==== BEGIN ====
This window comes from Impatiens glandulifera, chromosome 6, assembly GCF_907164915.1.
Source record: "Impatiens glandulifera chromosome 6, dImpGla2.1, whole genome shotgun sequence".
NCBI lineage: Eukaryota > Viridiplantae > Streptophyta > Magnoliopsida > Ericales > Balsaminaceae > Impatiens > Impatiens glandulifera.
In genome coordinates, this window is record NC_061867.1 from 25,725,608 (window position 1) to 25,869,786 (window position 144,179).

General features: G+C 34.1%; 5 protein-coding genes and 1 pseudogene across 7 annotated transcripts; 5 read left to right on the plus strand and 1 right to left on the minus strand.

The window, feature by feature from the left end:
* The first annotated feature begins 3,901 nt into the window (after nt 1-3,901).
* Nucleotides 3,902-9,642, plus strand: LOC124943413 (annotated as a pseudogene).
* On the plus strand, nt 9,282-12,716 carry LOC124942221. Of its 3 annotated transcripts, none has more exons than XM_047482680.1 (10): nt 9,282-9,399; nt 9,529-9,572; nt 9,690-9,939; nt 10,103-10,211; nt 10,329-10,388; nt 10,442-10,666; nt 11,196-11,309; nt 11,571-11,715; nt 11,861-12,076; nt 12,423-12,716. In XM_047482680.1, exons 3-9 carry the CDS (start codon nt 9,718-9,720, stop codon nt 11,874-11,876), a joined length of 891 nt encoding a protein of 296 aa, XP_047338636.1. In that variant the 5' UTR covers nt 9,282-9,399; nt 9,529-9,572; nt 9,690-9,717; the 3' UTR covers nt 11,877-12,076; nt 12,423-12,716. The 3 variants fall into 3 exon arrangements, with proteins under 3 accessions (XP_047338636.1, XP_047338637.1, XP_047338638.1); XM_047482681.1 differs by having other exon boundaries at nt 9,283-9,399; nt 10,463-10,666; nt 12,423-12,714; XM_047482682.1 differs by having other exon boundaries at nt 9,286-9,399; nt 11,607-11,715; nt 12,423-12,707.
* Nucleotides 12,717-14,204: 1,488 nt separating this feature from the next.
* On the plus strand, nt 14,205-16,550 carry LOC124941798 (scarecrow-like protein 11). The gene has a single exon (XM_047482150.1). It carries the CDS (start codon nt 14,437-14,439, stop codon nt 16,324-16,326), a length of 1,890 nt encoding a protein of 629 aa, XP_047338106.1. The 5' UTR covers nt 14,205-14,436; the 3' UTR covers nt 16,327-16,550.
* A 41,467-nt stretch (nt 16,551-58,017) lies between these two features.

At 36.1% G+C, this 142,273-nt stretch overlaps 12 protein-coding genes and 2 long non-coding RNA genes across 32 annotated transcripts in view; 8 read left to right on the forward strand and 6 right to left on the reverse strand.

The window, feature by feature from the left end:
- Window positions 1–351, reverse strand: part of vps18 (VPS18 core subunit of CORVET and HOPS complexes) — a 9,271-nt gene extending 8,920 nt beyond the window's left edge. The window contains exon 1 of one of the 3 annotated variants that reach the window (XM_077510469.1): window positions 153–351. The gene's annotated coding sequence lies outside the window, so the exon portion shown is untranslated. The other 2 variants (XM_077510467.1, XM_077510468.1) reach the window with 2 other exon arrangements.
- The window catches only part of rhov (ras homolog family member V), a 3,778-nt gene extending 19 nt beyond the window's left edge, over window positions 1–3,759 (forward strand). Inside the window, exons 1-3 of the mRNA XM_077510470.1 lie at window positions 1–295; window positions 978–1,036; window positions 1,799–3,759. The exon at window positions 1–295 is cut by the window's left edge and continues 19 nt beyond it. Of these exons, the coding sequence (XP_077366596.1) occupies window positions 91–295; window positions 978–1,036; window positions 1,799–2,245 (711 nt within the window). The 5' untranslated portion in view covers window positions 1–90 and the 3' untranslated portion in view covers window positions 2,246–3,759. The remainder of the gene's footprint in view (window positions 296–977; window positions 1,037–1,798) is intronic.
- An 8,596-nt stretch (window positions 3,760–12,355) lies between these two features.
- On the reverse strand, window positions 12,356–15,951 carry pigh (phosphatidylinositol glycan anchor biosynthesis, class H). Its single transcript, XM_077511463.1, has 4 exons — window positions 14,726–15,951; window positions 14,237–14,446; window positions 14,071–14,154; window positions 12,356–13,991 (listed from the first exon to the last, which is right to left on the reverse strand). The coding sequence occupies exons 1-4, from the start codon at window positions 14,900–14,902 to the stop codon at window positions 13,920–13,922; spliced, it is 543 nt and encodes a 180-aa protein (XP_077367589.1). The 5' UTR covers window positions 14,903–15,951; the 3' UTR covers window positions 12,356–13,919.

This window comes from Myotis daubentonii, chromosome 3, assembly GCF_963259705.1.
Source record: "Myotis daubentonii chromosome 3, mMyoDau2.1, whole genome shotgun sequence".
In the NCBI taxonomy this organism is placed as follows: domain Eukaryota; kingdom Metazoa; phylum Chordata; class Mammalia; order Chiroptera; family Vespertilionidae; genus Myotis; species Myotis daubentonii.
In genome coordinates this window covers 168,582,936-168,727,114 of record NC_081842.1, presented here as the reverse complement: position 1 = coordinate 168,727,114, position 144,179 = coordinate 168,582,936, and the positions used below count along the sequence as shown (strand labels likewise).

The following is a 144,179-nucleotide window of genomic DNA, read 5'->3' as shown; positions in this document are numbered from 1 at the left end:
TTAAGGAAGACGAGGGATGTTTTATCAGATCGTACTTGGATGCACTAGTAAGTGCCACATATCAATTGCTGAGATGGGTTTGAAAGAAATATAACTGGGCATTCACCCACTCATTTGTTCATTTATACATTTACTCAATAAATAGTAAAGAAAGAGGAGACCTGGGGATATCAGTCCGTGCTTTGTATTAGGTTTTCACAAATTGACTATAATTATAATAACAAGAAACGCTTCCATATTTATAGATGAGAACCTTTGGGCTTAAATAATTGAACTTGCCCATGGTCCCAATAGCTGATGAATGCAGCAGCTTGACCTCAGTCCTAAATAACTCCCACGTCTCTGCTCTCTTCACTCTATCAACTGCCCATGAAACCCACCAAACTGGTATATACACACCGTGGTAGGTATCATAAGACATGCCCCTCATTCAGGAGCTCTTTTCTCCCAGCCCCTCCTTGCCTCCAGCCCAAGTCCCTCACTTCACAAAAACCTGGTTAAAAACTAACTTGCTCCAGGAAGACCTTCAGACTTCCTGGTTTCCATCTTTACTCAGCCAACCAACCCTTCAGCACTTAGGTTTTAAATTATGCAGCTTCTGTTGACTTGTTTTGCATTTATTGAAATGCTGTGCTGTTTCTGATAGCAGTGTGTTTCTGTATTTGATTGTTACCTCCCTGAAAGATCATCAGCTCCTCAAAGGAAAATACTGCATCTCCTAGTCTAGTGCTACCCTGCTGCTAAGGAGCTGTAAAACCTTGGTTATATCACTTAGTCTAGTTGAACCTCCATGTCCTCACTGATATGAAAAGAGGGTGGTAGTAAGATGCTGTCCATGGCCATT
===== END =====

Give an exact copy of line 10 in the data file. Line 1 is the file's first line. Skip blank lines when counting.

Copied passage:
* Nucleotides 12,717-14,204: 1,488 nt separating this feature from the next.